Gardeners’ Talk

A linguistic study of relationships between environmental attitudes, beliefs and practices

Authors

  • Elizabeth Thomson Faculties of Arts and Science, University of Wollongong
  • Chris Cléirigh Faculties of Arts and Science, University of Wollongong
  • Lesley Head Faculties of Arts and Science, University of Wollongong
  • Pat Muir Faculties of Arts and Science, University of Wollongong

DOI:

https://doi.org/10.1558/lhs.v2i3.425

Keywords:

Appraisal Theory, Systemic Functional Linguistic (SF) Theory, Transitivity, Ergativity, Human Geography, Environmental Attitudes and Behaviours, Agency, Nature, Environment

Abstract

It is increasingly recognized that the major barriers to environmental sustainability are social, cultural and organizational rather than scientific. Environmental managers are acknowledging the importance of research into environmental attitudes and behaviours but have tended to use non-linguistic research methods. In this study, linguistic tools, particularly transitivity and appraisal analysis are used to investigate the kinds of attitudes and linguistic construals different groups of Australians have in relation to their own backyards and to the environment at large. Three interview transcripts of urban dwelling Australian citizens talking about their backyards and their environmental attitudes which were selected according to gardener type: non-native; general-native and committed-native gardener are analysed. The purpose is to examine the relationships between gardener type, attitudes towards the environment and the interviewees’ feelings of empowerment in relation to environmental practices as revealed by their language use. The analyses are compared to the methods of human geography to test the extent to which linguistic methodologies can inform or confirm the geographical approaches.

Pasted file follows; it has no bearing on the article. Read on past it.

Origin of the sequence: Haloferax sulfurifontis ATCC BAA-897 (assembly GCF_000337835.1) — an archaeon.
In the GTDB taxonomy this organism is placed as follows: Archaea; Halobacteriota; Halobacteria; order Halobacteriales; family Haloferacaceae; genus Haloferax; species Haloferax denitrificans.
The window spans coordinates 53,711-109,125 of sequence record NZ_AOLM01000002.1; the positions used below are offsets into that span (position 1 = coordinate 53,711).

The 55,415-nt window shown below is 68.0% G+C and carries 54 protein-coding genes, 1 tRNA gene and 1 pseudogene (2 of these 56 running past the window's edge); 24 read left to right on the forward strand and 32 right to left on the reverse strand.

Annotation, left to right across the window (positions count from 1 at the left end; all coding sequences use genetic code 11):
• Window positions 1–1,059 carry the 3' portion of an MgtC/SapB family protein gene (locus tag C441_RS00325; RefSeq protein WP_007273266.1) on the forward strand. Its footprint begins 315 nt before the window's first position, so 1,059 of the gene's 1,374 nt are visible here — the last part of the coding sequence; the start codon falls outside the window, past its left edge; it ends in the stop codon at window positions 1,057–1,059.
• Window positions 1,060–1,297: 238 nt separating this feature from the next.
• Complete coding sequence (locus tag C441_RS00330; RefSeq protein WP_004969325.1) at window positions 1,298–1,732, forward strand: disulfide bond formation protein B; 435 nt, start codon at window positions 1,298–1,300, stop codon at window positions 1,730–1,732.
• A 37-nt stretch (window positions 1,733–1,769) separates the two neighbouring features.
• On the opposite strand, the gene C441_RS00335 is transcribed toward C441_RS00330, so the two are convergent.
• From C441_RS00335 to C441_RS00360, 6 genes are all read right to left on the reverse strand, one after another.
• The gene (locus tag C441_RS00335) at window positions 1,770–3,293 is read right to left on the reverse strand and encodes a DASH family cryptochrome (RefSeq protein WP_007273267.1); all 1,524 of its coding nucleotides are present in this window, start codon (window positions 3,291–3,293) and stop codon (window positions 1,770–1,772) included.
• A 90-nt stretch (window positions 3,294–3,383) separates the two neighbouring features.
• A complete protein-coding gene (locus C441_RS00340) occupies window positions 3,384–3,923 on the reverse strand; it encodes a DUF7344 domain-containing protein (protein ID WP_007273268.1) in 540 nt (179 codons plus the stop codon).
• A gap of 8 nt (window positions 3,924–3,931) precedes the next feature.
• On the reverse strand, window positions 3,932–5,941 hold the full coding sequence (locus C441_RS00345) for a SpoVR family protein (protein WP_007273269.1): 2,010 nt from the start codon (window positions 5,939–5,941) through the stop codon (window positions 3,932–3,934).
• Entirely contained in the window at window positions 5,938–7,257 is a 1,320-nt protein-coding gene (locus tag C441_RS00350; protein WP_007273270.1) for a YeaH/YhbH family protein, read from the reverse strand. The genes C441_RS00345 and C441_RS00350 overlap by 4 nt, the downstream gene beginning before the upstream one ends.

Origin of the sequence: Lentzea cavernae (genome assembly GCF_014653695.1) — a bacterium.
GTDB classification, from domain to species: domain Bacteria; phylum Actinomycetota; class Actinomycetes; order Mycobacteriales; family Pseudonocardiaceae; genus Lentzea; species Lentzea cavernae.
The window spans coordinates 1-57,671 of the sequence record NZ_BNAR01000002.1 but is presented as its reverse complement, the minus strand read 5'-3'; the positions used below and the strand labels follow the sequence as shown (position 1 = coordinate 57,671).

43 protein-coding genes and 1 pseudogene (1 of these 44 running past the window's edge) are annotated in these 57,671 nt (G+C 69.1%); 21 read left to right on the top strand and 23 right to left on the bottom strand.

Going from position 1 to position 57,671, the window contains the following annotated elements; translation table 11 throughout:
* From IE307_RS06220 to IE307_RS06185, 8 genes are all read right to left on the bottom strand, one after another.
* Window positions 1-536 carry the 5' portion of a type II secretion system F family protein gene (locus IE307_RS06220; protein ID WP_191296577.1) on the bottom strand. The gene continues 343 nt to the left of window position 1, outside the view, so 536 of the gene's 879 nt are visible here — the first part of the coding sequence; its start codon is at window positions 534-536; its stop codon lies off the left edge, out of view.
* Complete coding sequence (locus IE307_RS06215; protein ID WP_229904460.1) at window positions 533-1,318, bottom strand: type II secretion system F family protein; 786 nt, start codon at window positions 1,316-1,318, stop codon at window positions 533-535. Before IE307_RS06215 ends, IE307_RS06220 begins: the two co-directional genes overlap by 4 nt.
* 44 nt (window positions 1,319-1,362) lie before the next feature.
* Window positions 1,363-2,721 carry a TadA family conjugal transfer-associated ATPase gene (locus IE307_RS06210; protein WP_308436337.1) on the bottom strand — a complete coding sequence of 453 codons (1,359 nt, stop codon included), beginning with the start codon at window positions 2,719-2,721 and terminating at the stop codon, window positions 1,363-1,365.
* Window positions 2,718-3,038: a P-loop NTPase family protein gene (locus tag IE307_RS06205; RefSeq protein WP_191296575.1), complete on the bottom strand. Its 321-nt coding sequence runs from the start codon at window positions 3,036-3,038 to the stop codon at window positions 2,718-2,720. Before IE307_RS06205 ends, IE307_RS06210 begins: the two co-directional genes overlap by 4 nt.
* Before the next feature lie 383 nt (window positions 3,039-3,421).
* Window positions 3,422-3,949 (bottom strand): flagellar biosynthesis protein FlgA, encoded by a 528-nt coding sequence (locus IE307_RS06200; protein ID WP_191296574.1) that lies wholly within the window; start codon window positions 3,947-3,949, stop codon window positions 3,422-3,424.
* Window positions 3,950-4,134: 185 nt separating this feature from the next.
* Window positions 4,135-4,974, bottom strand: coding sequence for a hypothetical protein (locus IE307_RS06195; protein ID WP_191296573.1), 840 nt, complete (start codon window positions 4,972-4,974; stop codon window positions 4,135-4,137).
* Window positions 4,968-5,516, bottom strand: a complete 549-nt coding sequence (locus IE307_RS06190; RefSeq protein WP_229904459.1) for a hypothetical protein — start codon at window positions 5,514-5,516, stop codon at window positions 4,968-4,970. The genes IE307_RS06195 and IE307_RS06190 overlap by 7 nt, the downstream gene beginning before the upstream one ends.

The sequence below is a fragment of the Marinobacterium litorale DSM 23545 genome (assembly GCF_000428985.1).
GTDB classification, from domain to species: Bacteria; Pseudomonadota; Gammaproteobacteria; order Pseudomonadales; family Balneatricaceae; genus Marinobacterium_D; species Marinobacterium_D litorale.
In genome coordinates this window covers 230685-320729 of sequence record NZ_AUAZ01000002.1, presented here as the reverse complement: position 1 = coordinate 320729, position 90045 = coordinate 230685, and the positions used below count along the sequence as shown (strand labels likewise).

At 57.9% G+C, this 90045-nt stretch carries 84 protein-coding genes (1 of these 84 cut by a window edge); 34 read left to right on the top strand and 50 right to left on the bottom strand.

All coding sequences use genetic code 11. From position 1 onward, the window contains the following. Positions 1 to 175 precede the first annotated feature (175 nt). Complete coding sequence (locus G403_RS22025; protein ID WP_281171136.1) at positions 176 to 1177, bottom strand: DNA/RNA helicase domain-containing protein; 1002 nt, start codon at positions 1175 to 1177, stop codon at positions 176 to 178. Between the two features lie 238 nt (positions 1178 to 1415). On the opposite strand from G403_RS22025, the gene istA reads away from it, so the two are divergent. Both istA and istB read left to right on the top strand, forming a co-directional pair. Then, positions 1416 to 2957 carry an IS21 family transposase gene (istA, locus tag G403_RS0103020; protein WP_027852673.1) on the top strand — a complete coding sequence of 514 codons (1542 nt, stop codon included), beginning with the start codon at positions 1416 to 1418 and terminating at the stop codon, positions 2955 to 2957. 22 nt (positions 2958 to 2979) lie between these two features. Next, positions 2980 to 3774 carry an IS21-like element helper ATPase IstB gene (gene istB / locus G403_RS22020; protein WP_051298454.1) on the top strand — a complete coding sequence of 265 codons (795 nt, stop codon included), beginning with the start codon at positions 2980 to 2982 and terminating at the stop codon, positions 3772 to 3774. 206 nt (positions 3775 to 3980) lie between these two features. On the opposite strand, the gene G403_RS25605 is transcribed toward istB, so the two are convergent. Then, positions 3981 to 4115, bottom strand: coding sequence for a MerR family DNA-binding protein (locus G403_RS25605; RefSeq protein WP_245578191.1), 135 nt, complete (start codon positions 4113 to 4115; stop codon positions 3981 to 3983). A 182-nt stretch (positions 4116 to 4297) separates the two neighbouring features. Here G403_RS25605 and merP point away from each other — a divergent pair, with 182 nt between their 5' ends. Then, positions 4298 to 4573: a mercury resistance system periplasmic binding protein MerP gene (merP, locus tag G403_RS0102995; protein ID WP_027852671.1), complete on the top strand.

Author Biographies

Elizabeth Thomson, Faculties of Arts and Science, University of Wollongong

Elizabeth Thomson is a Senior Lecturer in English Language and Linguistics and Japanese, School of English Literatures, Philosophy and Languages, Faculty of arts, University of Wollongong. She researches in Systemic Functional Descriptions of Japanese and English. Her forthcoming book, Systemic Functional Perspectives of Japanese: Descriptions and Applications is a collection of the latest functional work on the Japanese language.

Chris Cléirigh, Faculties of Arts and Science, University of Wollongong

Chris Cléirigh is a Junior Research Fellow in the School of Education at the University of New England, working on the Australian Research Council (ARC) funded project Image/text relations in narrative and information texts for children in print and electronic media: Multimodal text description for multiliteracies education, a joint project with the University of Sydney and the University of New South Wales. His forthcoming book, The Life Of Meaning, models semiotic systems as complex adaptive systems integrated within material complexity.

Lesley Head, Faculties of Arts and Science, University of Wollongong

Lesley Head is Professor of Geography in the School of Earth & Environmental Sciences, University of Wollongong. She directed the Backyard Project described in this paper, and a book from the project will be released in 2007. Her previous books include Second Nature. The history and implications of Australia as Aboriginal landscape and Cultural Landscapes and Environmental Change.

Pat Muir, Faculties of Arts and Science, University of Wollongong

Pat Muir was Research Assistant on the Backyard Project.

References

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Published

2008-06-24

How to Cite

Thomson, E., Cléirigh, C., Head, L., & Muir, P. (2008). Gardeners’ Talk: A linguistic study of relationships between environmental attitudes, beliefs and practices. Linguistics and the Human Sciences, 2(3), 425-460. https://doi.org/10.1558/lhs.v2i3.425

Issue

Section

Articles